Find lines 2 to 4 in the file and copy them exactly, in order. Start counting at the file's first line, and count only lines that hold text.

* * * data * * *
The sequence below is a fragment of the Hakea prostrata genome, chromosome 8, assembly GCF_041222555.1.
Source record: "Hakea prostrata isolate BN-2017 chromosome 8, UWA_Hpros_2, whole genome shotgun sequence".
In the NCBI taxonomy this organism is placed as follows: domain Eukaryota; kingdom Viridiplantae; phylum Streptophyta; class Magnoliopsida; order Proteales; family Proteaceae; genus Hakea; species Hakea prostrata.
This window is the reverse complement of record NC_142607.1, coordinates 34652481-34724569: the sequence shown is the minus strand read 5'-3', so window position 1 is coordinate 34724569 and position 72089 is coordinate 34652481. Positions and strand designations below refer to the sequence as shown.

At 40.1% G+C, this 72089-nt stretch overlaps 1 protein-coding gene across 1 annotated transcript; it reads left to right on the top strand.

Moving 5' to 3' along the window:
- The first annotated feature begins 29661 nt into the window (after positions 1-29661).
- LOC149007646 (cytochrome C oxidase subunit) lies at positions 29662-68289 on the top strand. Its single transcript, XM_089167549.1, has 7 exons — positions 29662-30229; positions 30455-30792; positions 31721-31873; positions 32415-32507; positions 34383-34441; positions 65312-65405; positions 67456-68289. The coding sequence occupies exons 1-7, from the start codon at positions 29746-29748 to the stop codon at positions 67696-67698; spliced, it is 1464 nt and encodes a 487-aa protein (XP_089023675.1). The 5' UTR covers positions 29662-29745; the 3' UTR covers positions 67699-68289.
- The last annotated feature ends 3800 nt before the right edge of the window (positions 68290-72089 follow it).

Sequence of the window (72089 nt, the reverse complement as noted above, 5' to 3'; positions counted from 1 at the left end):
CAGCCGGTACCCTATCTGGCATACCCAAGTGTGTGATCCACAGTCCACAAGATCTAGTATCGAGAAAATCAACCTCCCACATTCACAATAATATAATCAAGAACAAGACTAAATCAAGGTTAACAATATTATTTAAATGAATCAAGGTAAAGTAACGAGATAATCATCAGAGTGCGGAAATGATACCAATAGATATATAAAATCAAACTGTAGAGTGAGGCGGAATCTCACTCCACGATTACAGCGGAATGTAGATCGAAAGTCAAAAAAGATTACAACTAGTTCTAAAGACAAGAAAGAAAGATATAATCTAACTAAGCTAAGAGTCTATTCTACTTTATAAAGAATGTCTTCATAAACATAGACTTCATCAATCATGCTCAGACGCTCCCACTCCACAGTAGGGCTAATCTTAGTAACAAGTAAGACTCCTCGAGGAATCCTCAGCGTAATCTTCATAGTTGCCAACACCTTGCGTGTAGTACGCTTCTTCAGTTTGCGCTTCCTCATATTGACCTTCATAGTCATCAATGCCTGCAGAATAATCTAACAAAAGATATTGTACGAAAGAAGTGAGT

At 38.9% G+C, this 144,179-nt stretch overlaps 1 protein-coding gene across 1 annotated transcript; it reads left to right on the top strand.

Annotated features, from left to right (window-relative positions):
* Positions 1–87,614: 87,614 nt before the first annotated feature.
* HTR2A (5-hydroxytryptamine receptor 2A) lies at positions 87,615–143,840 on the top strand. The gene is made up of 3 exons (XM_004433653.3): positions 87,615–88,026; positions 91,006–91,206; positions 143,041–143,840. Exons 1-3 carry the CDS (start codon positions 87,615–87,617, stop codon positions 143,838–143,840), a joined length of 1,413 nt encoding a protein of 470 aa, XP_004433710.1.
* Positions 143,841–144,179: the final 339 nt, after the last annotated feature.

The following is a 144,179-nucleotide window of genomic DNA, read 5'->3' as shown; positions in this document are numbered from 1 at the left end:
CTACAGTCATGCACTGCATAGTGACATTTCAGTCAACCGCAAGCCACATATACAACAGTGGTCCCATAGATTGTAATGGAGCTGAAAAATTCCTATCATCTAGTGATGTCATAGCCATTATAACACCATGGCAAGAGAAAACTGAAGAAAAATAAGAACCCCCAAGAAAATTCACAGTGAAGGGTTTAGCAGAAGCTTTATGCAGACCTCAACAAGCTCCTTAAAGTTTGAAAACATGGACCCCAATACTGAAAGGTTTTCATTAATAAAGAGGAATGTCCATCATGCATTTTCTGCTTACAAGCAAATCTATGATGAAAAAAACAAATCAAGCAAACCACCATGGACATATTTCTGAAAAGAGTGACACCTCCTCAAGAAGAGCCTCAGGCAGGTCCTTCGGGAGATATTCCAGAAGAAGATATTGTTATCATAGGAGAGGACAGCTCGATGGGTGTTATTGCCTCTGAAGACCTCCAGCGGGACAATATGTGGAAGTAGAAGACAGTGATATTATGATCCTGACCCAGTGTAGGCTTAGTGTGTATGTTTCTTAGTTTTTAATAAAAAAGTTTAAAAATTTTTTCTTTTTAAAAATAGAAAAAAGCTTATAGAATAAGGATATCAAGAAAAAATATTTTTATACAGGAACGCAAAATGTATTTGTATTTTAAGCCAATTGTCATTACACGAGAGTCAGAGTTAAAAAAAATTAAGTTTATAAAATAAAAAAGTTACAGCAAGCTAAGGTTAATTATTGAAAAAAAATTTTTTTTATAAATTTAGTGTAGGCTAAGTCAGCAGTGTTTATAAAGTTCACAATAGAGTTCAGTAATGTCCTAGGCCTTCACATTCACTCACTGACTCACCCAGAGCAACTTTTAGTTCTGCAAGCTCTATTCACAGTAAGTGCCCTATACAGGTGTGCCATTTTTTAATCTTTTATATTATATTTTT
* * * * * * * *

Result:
Source record: "Hakea prostrata isolate BN-2017 chromosome 8, UWA_Hpros_2, whole genome shotgun sequence".
In the NCBI taxonomy this organism is placed as follows: domain Eukaryota; kingdom Viridiplantae; phylum Streptophyta; class Magnoliopsida; order Proteales; family Proteaceae; genus Hakea; species Hakea prostrata.
This window is the reverse complement of record NC_142607.1, coordinates 34652481-34724569: the sequence shown is the minus strand read 5'-3', so window position 1 is coordinate 34724569 and position 72089 is coordinate 34652481. Positions and strand designations below refer to the sequence as shown.